Joint Statement from the

Anglican Bishop of North Queensland and Catholic Bishop of Townsville

For decades climate scientists and activists have been warning about climate change. The effect on small island nations is well known. Recent events – such as the unprecedented monsoon events in Townsville in February 2019 and the catastrophic bushfires in southern Australian have made it very clear that climate change is with us. While we have always had flooding and bushfires and whilst islands do sink and rise, the increasing frequency and intensity of adverse weather events points to a change in our climate. The anecdotal evidence which appears to our eyes is confirmed by the overwhelming majority of scientific experts.

Furthermore, the overwhelming majority of scientific experts confirm that this particular episode of climate change is largely attributable to human activity, such as clearing of forests and the use of fossil fuels. This overwhelming evidence is accepted by all of Australia’s major political leaders, including our Prime Minister Scott Morrison and our Science Minister Karen Andrews.

We also face other environmental challenges such as the damage being done to our oceans through overfishing and contamination by plastic and by poor use of freshwater resources. As people of faith we take seriously our responsibility for looking after our environment. We know that we do not own creation, but we hold it in trust for future generations.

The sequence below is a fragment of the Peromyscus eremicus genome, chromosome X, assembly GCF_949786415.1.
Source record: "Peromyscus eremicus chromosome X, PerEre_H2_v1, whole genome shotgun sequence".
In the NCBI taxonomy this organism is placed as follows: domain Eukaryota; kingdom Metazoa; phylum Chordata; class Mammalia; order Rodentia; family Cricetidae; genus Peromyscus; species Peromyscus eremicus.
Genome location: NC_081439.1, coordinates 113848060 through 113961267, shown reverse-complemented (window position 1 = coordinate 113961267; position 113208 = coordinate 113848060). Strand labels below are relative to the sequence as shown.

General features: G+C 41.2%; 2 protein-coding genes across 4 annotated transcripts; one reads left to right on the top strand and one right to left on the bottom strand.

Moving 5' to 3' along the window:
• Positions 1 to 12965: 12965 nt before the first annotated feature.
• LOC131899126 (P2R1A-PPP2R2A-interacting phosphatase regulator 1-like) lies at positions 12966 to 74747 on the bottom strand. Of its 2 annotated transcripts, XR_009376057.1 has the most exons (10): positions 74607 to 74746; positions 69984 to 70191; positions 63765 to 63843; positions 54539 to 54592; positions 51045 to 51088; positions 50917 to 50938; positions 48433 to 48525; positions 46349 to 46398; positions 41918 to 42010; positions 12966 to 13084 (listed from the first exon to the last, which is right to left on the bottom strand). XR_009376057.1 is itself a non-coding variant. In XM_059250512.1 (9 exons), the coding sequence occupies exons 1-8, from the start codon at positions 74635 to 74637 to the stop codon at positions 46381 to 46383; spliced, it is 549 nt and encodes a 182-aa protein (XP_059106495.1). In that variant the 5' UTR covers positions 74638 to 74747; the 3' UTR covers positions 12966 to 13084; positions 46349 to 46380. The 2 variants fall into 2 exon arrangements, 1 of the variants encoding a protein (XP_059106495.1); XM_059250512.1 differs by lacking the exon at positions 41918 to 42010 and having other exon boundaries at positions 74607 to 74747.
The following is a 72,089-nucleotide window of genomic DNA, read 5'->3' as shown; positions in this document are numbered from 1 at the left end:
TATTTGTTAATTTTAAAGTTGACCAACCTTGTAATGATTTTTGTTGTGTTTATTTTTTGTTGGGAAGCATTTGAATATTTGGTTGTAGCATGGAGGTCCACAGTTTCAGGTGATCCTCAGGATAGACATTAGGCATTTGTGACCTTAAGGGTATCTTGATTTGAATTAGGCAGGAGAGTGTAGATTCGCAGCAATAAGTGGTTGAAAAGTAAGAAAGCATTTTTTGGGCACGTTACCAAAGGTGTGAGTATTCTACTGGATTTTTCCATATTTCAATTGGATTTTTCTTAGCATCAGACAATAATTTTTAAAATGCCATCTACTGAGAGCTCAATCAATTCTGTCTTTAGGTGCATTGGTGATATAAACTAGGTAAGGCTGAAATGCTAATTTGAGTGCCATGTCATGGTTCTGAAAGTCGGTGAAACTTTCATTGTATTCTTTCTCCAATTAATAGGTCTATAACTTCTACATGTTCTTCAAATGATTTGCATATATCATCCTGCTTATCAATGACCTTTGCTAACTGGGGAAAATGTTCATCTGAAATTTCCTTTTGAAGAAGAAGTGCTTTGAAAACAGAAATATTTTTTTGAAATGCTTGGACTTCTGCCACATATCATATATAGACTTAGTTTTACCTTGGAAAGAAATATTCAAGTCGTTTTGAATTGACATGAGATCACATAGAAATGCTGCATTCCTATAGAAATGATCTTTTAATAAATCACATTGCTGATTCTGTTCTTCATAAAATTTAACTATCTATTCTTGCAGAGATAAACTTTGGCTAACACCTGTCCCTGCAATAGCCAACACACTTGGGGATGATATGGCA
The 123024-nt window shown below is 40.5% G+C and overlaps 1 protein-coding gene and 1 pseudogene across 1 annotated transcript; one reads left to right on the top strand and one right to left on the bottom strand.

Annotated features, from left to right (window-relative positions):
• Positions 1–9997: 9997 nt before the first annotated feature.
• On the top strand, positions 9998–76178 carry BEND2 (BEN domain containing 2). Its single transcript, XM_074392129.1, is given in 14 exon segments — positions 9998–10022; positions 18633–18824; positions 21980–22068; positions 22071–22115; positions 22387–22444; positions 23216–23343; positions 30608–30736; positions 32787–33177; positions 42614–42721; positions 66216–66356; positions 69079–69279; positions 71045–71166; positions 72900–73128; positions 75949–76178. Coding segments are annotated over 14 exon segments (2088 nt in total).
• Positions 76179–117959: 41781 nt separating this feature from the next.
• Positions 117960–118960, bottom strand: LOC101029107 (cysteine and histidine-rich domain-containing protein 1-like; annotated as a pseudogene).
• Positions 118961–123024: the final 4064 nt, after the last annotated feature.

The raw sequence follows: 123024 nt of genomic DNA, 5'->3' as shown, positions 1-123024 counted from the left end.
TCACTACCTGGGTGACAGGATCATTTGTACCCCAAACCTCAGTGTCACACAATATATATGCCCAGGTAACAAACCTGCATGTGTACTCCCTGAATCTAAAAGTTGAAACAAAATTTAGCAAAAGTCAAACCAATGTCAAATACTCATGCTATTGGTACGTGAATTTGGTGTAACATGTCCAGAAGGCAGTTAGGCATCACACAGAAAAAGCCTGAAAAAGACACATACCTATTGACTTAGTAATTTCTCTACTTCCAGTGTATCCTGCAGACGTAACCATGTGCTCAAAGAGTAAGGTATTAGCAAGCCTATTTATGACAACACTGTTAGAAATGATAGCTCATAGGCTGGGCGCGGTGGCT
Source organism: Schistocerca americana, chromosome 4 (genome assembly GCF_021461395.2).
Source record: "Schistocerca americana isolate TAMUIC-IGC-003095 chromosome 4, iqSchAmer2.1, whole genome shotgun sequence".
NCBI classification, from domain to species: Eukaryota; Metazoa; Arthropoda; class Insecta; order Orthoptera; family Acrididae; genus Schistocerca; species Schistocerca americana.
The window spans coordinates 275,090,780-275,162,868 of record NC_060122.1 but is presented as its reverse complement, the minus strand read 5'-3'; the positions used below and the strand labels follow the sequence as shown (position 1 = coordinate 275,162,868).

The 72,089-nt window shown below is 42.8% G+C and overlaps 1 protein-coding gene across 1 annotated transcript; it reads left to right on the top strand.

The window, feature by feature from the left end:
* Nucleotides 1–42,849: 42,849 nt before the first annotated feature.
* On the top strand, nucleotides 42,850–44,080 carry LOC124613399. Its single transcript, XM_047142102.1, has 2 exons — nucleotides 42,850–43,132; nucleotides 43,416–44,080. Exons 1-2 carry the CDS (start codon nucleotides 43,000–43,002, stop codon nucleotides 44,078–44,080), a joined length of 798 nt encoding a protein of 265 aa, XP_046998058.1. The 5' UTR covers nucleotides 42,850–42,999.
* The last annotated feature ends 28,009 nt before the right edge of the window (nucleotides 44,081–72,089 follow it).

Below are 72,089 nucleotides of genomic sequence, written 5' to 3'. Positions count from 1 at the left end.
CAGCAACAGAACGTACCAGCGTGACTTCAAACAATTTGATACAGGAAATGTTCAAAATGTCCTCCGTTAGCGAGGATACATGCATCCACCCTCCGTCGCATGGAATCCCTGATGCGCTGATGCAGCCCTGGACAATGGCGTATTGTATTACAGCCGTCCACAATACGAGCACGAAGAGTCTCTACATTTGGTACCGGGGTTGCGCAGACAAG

However we live in times where truth and deep understanding which can give rise to appropriate action is drowned out by controversialists of both hard left and right, aided by manipulation of social media and the 21st Century intolerance for anything over 280 characters long. Truth is drowned out by loud voices and short tweets. The recent bushfires give some clear examples of this.

On the one hand was the widely reported fake news that all of Australia was burning, including maps showing North Queensland in flames. Such fake news induced panic and despair rather than useful action and misdirects our energy and attention. On the other hand, there is also false news that diverted our attention from climate change. For example, some sources are spreading news that arsonists are the major cause of the bushfires: but this is simply not true. Others are stating that failure to carry out hazard reductions is to blame. Likewise, this is largely untrue as hazard reductions are but part of a far bigger picture. Clearly the new factor is Climate Change. No one has seen fires of this intensity and duration in living memory. We can all remember intense bushfires with much loss of life and property – but nothing of this duration and with so many catastrophic events happening at once in every state. Bushfires going from August to January without respite is not normal.

The lesson from this is that our country needs to deal with Climate Change and emergency management intelligently. Once we have dealt with the immediate crisis, we must start to assess all that has happened. We must also deal far more vigorously with the causes of climate change. There will be a cost to this: the longer we let this go on, the higher the cost will be. Now some people have argued that as we only contribute 1.3% of greenhouse emissions, we do not have to do anything: whatever we do has almost no impact. This argument is a fallacy on two grounds.